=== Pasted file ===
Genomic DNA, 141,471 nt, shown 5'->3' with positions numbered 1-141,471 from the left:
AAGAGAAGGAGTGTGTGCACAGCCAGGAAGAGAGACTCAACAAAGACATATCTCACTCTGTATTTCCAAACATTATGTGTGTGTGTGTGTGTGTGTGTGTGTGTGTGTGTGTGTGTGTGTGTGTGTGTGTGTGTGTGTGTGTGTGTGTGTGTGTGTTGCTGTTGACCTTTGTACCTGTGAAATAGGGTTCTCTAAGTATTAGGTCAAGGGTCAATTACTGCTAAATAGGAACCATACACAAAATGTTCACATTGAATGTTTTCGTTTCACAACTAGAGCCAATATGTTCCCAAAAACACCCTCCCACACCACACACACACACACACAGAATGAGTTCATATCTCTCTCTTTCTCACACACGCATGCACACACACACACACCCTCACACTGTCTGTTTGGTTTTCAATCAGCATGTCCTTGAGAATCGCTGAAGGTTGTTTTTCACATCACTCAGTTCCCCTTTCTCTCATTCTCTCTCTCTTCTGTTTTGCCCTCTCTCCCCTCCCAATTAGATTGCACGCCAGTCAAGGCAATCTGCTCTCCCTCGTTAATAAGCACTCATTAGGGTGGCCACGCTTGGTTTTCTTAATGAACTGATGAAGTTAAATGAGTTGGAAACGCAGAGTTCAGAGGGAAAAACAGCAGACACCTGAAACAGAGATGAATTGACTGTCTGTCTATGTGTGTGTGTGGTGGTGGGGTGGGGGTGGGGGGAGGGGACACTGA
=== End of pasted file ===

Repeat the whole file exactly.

Genomic DNA, 141,471 nt, shown 5'->3' with positions numbered 1-141,471 from the left:
AAGAGAAGGAGTGTGTGCACAGCCAGGAAGAGAGACTCAACAAAGACATATCTCACTCTGTATTTCCAAACATTATGTGTGTGTGTGTGTGTGTGTGTGTGTGTGTGTGTGTGTGTGTGTGTGTGTGTGTGTGTGTGTGTGTGTGTGTGTGTGTGTTGCTGTTGACCTTTGTACCTGTGAAATAGGGTTCTCTAAGTATTAGGTCAAGGGTCAATTACTGCTAAATAGGAACCATACACAAAATGTTCACATTGAATGTTTTCGTTTCACAACTAGAGCCAATATGTTCCCAAAAACACCCTCCCACACCACACACACACACACACAGAATGAGTTCATATCTCTCTCTTTCTCACACACGCATGCACACACACACACACCCTCACACTGTCTGTTTGGTTTTCAATCAGCATGTCCTTGAGAATCGCTGAAGGTTGTTTTTCACATCACTCAGTTCCCCTTTCTCTCATTCTCTCTCTCTTCTGTTTTGCCCTCTCTCCCCTCCCAATTAGATTGCACGCCAGTCAAGGCAATCTGCTCTCCCTCGTTAATAAGCACTCATTAGGGTGGCCACGCTTGGTTTTCTTAATGAACTGATGAAGTTAAATGAGTTGGAAACGCAGAGTTCAGAGGGAAAAACAGCAGACACCTGAAACAGAGATGAATTGACTGTCTGTCTATGTGTGTGTGTGGTGGTGGGGTGGGGGTGGGGGGAGGGGACACTGA